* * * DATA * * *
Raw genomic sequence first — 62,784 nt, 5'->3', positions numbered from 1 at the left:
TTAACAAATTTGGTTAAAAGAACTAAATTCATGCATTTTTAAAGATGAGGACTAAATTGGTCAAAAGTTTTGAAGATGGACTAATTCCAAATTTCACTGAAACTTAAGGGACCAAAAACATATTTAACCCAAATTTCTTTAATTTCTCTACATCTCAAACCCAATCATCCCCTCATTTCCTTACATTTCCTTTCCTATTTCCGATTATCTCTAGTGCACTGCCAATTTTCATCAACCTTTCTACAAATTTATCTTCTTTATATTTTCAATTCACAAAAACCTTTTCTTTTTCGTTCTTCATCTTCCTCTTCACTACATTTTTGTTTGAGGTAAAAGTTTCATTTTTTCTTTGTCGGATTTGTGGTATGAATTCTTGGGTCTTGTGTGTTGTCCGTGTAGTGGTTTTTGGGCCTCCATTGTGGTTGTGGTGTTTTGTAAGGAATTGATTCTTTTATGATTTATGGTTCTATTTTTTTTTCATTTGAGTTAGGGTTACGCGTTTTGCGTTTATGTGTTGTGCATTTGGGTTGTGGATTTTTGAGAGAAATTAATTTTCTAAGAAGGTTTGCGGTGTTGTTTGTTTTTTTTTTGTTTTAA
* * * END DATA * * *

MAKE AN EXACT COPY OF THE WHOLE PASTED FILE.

Raw genomic sequence first — 62,784 nt, 5'->3', positions numbered from 1 at the left:
TTAACAAATTTGGTTAAAAGAACTAAATTCATGCATTTTTAAAGATGAGGACTAAATTGGTCAAAAGTTTTGAAGATGGACTAATTCCAAATTTCACTGAAACTTAAGGGACCAAAAACATATTTAACCCAAATTTCTTTAATTTCTCTACATCTCAAACCCAATCATCCCCTCATTTCCTTACATTTCCTTTCCTATTTCCGATTATCTCTAGTGCACTGCCAATTTTCATCAACCTTTCTACAAATTTATCTTCTTTATATTTTCAATTCACAAAAACCTTTTCTTTTTCGTTCTTCATCTTCCTCTTCACTACATTTTTGTTTGAGGTAAAAGTTTCATTTTTTCTTTGTCGGATTTGTGGTATGAATTCTTGGGTCTTGTGTGTTGTCCGTGTAGTGGTTTTTGGGCCTCCATTGTGGTTGTGGTGTTTTGTAAGGAATTGATTCTTTTATGATTTATGGTTCTATTTTTTTTTCATTTGAGTTAGGGTTACGCGTTTTGCGTTTATGTGTTGTGCATTTGGGTTGTGGATTTTTGAGAGAAATTAATTTTCTAAGAAGGTTTGCGGTGTTGTTTGTTTTTTTTTTGTTTTAA